Carrier Detention Survey

Nearly 63 percent of drivers spend more than three hours at the shipper's dock each time they're getting loaded and unloaded, according to a survey by DAT Solutions. The survey was completed by 257 carrier customers and 50 broker customers. Brokers were twice as likely to pay detention fees when reimbursed by their shipper customers, but only 3 percent of carriers said that they were able to collect detention fees on at least 90 percent of their claims.

Below are the questions answered by carriers. Click each question to expand. Click here to view broker responses.


Detention means I’m at the dock waiting to be loaded or unloaded for more than how many hours?


When you first park your truck to load/unload, the shipper has a 2 hour grace period to get the work done. Is anything beyond 2 hours considered detention?


How do you schedule your pick-ups or deliveries?


If you arrive early, how often are you able to pick up or unload?


If you arrive late, how often are you and/or your company penalized?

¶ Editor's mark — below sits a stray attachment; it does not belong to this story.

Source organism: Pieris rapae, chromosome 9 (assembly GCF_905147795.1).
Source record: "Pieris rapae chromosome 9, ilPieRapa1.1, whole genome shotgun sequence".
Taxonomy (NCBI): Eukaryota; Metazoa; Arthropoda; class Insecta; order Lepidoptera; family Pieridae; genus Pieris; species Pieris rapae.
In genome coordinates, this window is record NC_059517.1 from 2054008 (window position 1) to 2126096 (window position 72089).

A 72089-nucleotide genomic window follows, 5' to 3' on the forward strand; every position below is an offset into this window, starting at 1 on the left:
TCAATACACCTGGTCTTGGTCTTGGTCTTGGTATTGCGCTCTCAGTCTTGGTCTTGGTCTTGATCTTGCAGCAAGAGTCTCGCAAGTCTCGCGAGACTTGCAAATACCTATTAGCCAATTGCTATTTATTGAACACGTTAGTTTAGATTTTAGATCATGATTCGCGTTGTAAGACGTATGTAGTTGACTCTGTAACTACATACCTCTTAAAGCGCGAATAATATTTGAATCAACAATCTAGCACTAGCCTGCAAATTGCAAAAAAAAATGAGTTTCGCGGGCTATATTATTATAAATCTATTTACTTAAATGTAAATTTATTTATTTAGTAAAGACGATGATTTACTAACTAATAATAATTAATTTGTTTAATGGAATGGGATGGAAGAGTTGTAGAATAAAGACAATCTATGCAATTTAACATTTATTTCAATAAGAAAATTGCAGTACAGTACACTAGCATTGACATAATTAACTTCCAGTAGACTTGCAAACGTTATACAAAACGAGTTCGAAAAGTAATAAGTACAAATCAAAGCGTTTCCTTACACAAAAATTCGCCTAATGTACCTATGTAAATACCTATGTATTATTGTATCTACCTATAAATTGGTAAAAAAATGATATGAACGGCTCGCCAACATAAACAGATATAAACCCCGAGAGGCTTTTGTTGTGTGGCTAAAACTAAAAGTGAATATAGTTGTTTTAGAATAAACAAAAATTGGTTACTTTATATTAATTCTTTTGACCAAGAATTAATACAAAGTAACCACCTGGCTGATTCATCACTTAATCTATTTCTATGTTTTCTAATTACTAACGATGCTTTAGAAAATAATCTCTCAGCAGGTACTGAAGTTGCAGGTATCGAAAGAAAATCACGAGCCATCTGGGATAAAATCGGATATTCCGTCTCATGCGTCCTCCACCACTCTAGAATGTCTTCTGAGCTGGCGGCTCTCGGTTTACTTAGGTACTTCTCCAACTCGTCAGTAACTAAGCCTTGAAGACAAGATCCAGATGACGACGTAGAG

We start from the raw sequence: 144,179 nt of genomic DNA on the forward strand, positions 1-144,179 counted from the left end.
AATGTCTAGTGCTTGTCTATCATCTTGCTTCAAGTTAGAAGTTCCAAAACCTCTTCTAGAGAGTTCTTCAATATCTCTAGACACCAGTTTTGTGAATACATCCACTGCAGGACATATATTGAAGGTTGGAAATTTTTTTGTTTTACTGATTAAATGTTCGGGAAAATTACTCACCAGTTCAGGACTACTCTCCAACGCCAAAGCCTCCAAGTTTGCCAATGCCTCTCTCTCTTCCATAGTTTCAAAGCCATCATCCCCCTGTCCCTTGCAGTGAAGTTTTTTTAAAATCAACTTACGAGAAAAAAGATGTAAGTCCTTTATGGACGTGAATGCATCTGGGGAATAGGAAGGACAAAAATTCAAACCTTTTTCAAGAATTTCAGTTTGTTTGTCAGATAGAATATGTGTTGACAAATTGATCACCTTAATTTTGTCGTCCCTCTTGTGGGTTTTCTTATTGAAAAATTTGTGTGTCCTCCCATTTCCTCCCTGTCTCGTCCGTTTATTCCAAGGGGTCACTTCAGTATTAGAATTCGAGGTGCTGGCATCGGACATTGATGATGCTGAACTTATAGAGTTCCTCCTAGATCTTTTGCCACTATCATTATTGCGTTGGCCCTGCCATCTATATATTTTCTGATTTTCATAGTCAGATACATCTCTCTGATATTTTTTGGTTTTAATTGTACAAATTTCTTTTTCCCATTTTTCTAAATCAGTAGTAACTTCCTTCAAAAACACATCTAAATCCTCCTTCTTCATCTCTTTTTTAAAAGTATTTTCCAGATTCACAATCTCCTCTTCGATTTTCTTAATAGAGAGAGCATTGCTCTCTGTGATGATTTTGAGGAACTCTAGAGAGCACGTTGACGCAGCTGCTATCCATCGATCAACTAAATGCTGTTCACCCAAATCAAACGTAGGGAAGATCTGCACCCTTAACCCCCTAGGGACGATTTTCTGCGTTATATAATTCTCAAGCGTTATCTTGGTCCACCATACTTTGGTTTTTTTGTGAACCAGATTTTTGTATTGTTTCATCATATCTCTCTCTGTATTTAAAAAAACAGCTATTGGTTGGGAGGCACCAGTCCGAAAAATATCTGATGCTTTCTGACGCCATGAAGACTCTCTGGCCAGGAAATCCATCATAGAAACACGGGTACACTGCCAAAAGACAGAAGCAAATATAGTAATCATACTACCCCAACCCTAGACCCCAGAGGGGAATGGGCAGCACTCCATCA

How big of a problem is detention to your operation?


On average, how long do you spend at the dock either being loaded or unloaded?


When you negotiate with a shipper/broker to move a load, what percent of the time are you paid a detention fee?


When you are paid detention, what is a typical hourly fee?


During the course of a year, how often are you detained?


Are you primarily detained by a few shippers or is detention common across all shippers?


Where would you rank detention among all the challenges facing your company?


When my truck(s) are detained, how often does the following occur?


When you’re waiting at the dock, how are you treated?


When you complain to a broker or shipper about detention, what was the outcome? (More than one could have been selected)